I had one of those uniquely "Tara in Turkey" days that is the direct chemical reaction of my personality mixed with Turkish misinformation and kind stewardship. The element in my personality that I refer to here is my chronic indecisiveness, or lack of trust in my own decision-making process. Compound this with my habit of waiting to do something until the last minute so that I need to rush, and you have created a space for many, many mistakes. Now combine these bad habits with misinformation garnered from the general Turkish public wishing to be helpful or Turkish government offices wishing to be unhelpful, and you have created several hours of waste.
It started with me rushing off to my dentist appointment, son in tow, on the wrong day. Of course I didn't know that at the time.
Allow me to welcome you into my brain: do I take (1) the bus or (2) the dolmuş, metro, walking combination? Well obviously I want the bus. But remember, the shortest way is the one you know, "en kısa yol bildiğin yoldur" and I knew the tri-ped way. The reason I'm familiar with the longer route, in fact, is because I already took the bus to the same place last week without actually arriving there. It involved going one hour away from the city, a ride filled with clues that something wasn't quite right, and then an hour back to my starting point bringing me physically no closer to my destination, but much closer to the shedding of the ego. Yes, the guy at the wrong Dental Hospital told me: herşeyde bir hayır vardır, or: there is a "good" in everything, which is the kind of stuff I love to hear because it makes me feel good when I get lost. By the way, I just spent 20 minutes trying to look up the more figurative translation online, but alas, it produced only crap. Please suggest a better one. I always took this expression to mean: "everything happens for a reason that we can't always know." Anyway, I spent the second hour-long bus ride trying to figure out what that could be. (1) I really liked the woman I sat next to on the way there, with her smartness, or, in other words, her quick understanding of my needs, jokes, questions: usually my encounters are full of misunderstandings or questions targeted at me: how did I learn Turkish, where am I from, is Turkey more beautiful or America... She had none of those, and still I learned about her that she worked on shifting nights shifts at a bakery, had recently moved, had a 6 year old daughter and really was one of those rare Turks that follow how my brain works and guesses my needs before I state them. And yet, she was a covered factory worker. I love when my presumptions are knocked to the floor and swallowed up in flour. (2) Plus, I got a chance to listen to my downloaded book: Infinite Possibilities and get inspired. Of course the first part of the second hour was full of heat and crankiness, but that was soon replaced with a bit of (3) laughing at my own expense, thus the ego shattering. The end of that story is that I got back almost literally to my starting point, 2 hours later, and this time took the metro and then walked about a mile to the dentist, only to make an appointment for the next week.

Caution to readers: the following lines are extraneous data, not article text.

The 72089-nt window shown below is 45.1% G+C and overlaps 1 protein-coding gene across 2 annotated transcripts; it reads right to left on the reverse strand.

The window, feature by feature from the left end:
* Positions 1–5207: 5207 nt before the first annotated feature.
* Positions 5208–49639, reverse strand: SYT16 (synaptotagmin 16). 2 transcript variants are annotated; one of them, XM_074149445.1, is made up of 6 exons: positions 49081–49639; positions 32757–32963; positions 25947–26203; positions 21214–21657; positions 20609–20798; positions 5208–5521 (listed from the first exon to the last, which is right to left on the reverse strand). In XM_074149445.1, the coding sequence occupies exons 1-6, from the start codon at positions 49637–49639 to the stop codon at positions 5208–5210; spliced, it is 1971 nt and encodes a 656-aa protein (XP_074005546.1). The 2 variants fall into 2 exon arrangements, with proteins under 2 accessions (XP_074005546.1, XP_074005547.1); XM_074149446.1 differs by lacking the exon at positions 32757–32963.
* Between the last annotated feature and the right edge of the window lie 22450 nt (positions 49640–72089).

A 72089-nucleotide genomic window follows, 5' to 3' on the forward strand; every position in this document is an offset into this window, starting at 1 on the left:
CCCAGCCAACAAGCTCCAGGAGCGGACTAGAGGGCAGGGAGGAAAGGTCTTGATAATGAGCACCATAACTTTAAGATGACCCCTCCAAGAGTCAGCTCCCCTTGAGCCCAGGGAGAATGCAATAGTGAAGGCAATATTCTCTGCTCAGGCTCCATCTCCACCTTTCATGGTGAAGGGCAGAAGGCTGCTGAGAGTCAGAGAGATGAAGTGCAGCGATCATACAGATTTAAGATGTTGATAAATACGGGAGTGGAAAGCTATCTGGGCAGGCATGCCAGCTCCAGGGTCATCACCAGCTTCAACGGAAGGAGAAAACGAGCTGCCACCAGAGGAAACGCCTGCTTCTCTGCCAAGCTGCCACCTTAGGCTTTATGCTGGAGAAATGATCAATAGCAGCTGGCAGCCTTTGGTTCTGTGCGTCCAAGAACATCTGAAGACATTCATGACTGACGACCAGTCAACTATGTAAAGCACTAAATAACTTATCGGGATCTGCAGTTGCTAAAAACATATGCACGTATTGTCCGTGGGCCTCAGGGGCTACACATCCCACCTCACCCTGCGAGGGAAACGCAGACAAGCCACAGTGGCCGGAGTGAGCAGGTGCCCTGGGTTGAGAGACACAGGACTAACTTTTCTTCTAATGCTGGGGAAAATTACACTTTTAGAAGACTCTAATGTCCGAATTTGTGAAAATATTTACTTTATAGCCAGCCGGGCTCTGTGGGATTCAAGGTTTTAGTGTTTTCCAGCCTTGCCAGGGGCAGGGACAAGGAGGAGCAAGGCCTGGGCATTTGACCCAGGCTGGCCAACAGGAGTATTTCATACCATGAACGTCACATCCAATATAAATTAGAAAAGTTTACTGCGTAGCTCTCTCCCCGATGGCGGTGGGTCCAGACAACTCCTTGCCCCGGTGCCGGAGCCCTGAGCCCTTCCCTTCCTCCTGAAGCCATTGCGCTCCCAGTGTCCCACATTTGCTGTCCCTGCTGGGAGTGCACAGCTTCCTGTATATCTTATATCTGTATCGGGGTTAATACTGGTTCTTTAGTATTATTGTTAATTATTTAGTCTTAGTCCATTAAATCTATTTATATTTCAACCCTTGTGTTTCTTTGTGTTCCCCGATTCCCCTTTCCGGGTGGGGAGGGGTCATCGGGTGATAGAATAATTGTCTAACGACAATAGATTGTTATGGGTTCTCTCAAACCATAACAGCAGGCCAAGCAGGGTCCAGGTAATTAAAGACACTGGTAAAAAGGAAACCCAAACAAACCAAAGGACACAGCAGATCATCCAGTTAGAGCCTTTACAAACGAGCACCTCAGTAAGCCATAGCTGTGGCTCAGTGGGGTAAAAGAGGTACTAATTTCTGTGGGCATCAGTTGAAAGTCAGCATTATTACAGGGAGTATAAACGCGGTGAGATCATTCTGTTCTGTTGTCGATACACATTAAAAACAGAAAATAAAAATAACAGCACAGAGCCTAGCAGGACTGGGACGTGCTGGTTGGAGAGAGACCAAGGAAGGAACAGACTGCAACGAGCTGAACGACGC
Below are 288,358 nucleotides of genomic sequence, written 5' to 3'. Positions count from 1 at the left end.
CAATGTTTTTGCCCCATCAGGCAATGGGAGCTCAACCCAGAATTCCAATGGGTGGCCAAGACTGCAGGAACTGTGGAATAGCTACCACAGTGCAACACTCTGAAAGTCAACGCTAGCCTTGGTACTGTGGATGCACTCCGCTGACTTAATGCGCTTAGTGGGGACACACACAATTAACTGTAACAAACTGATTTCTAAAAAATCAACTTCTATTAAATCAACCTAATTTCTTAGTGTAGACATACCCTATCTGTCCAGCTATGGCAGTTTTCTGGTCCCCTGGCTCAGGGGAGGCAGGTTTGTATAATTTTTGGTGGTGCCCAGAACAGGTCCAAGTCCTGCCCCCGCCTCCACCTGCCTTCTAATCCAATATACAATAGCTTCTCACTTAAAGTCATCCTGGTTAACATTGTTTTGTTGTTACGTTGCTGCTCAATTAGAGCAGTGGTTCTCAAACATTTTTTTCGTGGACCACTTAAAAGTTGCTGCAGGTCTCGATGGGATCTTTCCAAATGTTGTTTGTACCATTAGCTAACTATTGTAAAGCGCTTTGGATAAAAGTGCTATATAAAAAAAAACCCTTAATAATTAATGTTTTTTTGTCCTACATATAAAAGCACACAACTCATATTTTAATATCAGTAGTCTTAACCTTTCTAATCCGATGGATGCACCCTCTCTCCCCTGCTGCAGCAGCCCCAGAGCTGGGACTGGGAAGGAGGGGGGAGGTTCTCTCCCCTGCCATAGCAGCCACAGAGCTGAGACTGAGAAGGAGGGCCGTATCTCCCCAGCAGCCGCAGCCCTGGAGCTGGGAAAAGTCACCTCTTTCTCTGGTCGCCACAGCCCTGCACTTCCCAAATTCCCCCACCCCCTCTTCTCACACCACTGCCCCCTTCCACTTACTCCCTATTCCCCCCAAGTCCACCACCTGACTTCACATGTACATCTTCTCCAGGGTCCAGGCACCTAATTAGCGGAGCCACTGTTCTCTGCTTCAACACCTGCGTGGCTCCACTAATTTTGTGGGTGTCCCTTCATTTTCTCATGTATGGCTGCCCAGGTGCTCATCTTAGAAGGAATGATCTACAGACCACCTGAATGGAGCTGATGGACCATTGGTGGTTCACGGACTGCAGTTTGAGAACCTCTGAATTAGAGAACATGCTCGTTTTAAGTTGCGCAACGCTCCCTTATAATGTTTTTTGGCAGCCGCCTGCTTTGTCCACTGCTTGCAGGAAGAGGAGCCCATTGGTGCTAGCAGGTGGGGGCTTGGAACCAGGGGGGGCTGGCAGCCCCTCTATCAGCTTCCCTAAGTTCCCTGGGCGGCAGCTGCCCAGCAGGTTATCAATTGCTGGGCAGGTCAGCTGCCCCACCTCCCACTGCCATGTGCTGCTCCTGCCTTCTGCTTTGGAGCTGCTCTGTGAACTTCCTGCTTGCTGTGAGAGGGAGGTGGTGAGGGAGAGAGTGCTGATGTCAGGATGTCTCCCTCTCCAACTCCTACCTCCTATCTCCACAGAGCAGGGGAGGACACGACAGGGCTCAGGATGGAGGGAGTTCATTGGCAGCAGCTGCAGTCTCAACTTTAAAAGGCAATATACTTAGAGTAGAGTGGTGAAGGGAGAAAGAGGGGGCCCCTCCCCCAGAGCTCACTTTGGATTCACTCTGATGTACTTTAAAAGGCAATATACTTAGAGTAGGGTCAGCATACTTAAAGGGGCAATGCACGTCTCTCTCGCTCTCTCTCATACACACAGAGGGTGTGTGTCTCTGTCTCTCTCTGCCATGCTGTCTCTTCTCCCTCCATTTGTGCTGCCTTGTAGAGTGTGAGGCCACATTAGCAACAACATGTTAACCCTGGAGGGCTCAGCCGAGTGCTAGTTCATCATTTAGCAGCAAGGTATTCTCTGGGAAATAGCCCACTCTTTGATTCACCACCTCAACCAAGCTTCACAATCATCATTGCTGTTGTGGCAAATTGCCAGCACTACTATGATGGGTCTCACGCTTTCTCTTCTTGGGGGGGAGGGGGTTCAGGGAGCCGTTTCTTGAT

Back to the more recent past: We walked to the bus stop/ dolmuş stand with mixed intentions, still undecided about the route, and my own pressure on myself, both b/c we're running late and I know we'll be really late with the triped solution and possibly not as late with the bus, though of course my success rate with that mode of transportation does not encourage me to try again, makes me short and grumpy. So just as we're about to get on a bus, I remember the warning: "en kısa yol bildiğin yoldur," causing me to hop in the first empty dolmuş I see and take the route I had taken before through trial and error. We ended up being hot, sweaty and 45 minutes late. Luckily, we were there on the wrong day! On the right day, we took the right bus, in ease and comfort, and only arrived 30 minutes late. The "kind stewardship" I mentioned at the beginning corresponds to all the advice and misdirection I get when I ask about the "yol." It's far, or it's close, or you can't walk it, take a bus... I get opinions, not facts, and still I ask and still I'm surprised that I don't trust myself more than the false information I am about to receive. I guess i just really love Turkish roulette.